Comparison of mixtures.

To facilitate comparison of the multi-component mixtures, the best-fit GT model for each mixture is plotted in Fig 6. The left panel of Fig 6 depicts the effects of sugars (trehalose and raffinose), polymers (PVP and Ficoll) and PBS salts on the glass transition temperature, whereas the right panel depicts the effects of penetrating CPAs (DMSO, EG, and PG) at two concentrations. The corresponding best-fit GT model parameters are summarized in Table 4. Several trends in the glass transition data are apparent in Fig 6:

  • Compared with trehalose-water, trehalose-PBS has a lower Tg, particularly at low water content (differences become less pronounced as water content increases);
  • Addition of the polymers PVP or Ficoll to trehalose-PBS increases Tg;
  • PVP raises Tg to a greater extent than does Ficoll;
  • Addition of any of the penetrating cryoprotectants DMSO, EG or PG to trehalose-PBS-PVP substantially decreases Tg;
  • Addition of calcium and magnesium to PBS does not have a discernible effect on the Tg of trehalose-PVP-PBS mixtures;
  • Sugar-PVP-PBS mixtures yield similar Tg values whether the sugar component is trehalose or raffinose.
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Fig 6. Comparison of best-fit GT models.

(A) Effect sugars, polymers and PBS salts on the glass transition temperature. (B) Effect of CPAs on the glass transition temperature.

https://doi.org/10.1371/journal.pone.0190713.g006

Conclusion

To our knowledge, this study provides the first measurements of the glass transition temperature in cell desiccation media containing a mixture of sugars, polymers and penetrating CPAs in physiological buffer. In general, the polymers PVP and Ficoll had a stabilizing effect; the addition of these polymers to a baseline desiccation media containing trehalose and PBS increased Tg substantially at any given moisture content. On the other hand, the addition of DMSO, EG or PG to the desiccation mixture decreased Tg in a concentration-dependent manner.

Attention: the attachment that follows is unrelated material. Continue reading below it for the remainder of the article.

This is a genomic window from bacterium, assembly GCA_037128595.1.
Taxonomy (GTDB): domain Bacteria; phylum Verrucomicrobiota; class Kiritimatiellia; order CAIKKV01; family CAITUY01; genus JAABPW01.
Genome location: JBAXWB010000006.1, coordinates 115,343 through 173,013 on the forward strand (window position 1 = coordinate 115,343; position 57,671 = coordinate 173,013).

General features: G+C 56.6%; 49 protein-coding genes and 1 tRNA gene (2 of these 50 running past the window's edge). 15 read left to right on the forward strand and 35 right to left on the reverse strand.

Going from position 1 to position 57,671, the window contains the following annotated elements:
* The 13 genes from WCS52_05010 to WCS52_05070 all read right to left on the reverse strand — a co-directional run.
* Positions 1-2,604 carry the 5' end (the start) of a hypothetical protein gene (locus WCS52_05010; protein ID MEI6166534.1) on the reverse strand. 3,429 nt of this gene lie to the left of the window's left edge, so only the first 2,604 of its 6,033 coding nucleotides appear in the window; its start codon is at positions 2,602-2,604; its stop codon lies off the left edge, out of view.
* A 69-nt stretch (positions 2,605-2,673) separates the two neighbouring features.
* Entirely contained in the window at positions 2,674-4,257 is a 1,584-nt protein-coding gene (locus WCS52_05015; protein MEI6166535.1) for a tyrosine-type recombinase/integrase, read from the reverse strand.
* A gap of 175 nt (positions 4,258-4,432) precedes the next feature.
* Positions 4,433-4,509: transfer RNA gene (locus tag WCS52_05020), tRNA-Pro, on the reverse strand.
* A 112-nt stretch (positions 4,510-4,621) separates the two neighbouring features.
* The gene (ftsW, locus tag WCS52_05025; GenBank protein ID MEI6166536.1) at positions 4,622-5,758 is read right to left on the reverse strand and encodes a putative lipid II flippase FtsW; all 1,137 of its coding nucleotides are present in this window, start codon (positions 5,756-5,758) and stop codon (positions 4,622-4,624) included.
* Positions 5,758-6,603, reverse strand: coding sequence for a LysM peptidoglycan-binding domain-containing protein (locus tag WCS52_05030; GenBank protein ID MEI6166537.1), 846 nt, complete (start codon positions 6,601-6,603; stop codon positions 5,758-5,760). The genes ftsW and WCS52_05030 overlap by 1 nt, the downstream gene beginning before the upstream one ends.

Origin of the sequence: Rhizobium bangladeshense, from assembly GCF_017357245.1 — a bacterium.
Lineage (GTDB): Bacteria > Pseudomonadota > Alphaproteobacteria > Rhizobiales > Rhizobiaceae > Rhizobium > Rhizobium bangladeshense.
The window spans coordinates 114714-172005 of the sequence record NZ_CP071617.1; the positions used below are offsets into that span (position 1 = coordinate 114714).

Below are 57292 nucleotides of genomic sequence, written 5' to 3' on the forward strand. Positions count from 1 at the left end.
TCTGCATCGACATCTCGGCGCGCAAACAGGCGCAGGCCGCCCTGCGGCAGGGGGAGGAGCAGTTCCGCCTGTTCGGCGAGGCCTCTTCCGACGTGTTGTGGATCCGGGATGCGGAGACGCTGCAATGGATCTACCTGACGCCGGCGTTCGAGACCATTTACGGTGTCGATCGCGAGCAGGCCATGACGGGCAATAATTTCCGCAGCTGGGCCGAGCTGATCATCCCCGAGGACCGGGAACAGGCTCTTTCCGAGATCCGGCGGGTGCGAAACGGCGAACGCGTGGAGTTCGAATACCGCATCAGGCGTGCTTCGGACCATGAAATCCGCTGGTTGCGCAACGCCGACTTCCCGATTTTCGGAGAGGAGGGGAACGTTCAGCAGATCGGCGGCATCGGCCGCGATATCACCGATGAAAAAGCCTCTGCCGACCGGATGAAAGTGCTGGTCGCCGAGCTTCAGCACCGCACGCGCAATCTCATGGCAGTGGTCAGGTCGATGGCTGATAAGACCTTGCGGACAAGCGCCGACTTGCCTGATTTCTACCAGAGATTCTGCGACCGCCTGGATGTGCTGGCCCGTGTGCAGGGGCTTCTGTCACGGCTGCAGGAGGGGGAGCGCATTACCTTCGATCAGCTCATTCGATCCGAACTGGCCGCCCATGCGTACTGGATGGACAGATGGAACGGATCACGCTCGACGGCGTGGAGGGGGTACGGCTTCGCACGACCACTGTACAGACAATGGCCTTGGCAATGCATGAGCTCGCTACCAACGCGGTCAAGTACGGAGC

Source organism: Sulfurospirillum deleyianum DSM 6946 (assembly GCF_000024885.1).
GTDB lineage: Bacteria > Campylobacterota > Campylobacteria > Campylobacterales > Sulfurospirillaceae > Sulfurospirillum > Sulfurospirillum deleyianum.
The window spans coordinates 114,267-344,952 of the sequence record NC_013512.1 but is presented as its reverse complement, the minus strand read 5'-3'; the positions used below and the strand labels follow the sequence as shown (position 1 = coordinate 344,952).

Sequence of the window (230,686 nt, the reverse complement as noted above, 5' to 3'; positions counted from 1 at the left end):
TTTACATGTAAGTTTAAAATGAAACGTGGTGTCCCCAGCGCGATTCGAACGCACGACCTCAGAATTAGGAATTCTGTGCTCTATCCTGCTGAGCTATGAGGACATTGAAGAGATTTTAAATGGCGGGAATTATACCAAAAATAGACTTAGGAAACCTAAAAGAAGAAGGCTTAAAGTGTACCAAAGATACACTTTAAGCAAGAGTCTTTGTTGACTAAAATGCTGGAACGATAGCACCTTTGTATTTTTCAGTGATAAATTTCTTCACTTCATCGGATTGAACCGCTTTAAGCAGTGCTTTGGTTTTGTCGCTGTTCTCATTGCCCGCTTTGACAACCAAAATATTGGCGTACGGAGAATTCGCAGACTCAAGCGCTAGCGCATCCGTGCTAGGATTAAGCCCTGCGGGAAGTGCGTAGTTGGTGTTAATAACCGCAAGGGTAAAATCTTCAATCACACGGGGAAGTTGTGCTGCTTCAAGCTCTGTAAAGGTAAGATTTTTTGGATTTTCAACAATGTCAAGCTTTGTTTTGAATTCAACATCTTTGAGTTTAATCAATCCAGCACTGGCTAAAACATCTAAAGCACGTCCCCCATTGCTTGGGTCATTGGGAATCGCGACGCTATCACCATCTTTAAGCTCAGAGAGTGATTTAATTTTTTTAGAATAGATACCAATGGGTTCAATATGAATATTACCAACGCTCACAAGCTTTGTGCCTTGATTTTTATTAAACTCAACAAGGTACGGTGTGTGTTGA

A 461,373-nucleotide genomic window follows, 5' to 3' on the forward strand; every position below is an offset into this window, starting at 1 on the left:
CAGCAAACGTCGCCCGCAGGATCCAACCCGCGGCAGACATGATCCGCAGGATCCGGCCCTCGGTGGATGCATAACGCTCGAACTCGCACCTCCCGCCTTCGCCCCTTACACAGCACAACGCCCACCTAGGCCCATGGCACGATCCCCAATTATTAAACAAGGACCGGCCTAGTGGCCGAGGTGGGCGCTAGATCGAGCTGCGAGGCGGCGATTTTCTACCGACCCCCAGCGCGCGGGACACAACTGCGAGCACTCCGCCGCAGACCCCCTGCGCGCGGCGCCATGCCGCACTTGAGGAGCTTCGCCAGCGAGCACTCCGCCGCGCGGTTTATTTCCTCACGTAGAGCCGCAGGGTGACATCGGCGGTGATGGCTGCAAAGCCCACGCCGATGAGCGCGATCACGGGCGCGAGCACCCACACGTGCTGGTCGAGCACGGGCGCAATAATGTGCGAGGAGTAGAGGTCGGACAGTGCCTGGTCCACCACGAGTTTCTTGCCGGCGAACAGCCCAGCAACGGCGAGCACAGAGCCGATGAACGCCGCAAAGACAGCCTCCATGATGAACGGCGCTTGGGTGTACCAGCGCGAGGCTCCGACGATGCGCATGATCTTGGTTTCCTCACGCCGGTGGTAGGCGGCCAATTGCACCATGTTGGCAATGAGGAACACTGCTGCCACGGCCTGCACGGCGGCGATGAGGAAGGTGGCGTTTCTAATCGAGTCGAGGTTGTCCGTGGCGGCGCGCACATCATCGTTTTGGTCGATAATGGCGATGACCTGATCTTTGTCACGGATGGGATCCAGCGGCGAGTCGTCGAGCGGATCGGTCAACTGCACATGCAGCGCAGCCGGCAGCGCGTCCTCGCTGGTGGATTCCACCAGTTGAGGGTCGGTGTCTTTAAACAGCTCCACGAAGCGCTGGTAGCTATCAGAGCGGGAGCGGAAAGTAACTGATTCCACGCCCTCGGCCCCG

Our results provide a means for estimating the extent of drying necessary to achieve a glass transition temperature sufficiently high for stability during storage. For stable storage in the dried state, it has been suggested that Tg should be about 50 K above the storage temperature [49]. Thus, our results indicate that a desiccation solution containing 0.1 M trehalose and 10% PVP in PBS would need to be dried to a water mass fraction of about 5% for stable storage at room temperature. For storage in a refrigerator, less extensive drying to ~9% water content would be sufficient for stability. Addition of membrane-permeable CPAs to this desiccation mixture offers the potential for protection of intracellular organelles, but increases the extent of drying necessary for stable storage. Our results suggest that room-temperature storage of a desiccation solution containing 0.25 M CPA is not feasible, even after complete drying of the sample. However, it appears to be possible for such a solution to achieve stable storage in a standard refrigerator or freezer after drying to water mass fractions of ~3% and ~6%, respectively. These examples illustrate the potential of our results to facilitate design of promising multi-component mixtures for cell desiccation.

Supporting information

S1 Glass Transition Data. Glass transition temperatures for all mixtures.

https://doi.org/10.1371/journal.pone.0190713.s001

(XLSX)

S1 Moisture Sorption Data. Moisture content data for all mixtures and relative humidity environments.

https://doi.org/10.1371/journal.pone.0190713.s002

(XLSX)

Acknowledgments

This work was supported by a grant from the National Institute of Biomedical Imaging and Bioengineering (Grant No. R21 EB018538).